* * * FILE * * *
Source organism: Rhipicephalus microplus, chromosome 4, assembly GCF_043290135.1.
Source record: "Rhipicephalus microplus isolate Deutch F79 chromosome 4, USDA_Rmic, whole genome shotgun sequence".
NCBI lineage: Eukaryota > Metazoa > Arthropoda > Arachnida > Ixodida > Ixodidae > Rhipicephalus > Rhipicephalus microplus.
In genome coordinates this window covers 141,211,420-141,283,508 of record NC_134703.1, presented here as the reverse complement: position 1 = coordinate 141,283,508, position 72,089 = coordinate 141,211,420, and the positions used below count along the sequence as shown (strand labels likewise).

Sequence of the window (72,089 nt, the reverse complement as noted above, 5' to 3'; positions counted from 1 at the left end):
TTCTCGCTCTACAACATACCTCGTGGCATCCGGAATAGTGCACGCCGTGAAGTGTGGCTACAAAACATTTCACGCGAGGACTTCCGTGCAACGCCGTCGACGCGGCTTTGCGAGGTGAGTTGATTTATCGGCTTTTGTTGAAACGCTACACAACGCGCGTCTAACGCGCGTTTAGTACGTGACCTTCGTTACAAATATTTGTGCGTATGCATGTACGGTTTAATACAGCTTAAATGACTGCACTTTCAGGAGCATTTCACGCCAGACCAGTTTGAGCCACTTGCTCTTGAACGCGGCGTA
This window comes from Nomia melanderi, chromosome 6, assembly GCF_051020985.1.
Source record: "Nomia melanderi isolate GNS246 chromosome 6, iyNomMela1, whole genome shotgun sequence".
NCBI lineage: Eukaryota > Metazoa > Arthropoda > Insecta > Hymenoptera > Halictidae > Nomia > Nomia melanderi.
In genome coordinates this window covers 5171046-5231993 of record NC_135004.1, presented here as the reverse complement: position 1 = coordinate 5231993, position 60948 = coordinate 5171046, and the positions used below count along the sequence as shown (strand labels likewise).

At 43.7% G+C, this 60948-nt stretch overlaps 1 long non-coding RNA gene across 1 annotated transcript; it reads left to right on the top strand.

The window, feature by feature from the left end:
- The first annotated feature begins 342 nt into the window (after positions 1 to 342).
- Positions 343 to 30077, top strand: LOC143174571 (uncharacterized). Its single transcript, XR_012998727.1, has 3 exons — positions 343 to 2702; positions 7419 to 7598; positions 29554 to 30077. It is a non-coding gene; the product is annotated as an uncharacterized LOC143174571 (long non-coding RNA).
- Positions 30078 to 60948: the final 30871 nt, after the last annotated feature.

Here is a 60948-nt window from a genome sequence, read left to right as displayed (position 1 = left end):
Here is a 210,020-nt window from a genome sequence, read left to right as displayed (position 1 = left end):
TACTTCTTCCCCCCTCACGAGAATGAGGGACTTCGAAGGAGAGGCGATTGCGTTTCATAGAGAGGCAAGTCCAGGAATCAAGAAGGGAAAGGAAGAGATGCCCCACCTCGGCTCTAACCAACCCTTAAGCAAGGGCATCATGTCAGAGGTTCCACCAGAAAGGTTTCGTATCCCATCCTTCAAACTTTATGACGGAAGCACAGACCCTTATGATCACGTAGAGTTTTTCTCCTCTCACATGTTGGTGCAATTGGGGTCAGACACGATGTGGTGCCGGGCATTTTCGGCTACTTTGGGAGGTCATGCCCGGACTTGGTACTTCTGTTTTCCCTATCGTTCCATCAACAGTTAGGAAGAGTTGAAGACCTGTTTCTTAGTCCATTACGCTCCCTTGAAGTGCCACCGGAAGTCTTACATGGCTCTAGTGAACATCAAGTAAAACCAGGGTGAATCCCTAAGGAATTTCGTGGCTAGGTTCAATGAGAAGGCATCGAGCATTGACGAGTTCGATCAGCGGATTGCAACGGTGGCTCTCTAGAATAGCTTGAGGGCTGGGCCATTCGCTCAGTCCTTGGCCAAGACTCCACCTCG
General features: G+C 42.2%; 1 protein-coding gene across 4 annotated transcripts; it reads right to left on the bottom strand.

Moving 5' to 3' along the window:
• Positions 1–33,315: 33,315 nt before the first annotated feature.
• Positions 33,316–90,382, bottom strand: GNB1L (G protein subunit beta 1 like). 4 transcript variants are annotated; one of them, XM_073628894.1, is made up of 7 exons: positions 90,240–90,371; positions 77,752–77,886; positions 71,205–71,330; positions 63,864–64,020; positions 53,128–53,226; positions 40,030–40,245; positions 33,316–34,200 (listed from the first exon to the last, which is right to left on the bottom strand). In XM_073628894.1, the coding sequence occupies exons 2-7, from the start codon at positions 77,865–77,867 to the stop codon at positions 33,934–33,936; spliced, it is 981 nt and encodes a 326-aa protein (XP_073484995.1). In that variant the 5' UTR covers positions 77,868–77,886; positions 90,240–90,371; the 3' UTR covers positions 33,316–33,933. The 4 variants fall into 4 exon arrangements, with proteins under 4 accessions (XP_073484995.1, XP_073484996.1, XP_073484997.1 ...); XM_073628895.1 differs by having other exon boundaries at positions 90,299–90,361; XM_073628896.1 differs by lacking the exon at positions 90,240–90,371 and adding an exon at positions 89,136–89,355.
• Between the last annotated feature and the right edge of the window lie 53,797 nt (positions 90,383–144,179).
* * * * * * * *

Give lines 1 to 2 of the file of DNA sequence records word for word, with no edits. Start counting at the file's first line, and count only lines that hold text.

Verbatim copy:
Source organism: Rhipicephalus microplus, chromosome 4, assembly GCF_043290135.1.
Source record: "Rhipicephalus microplus isolate Deutch F79 chromosome 4, USDA_Rmic, whole genome shotgun sequence".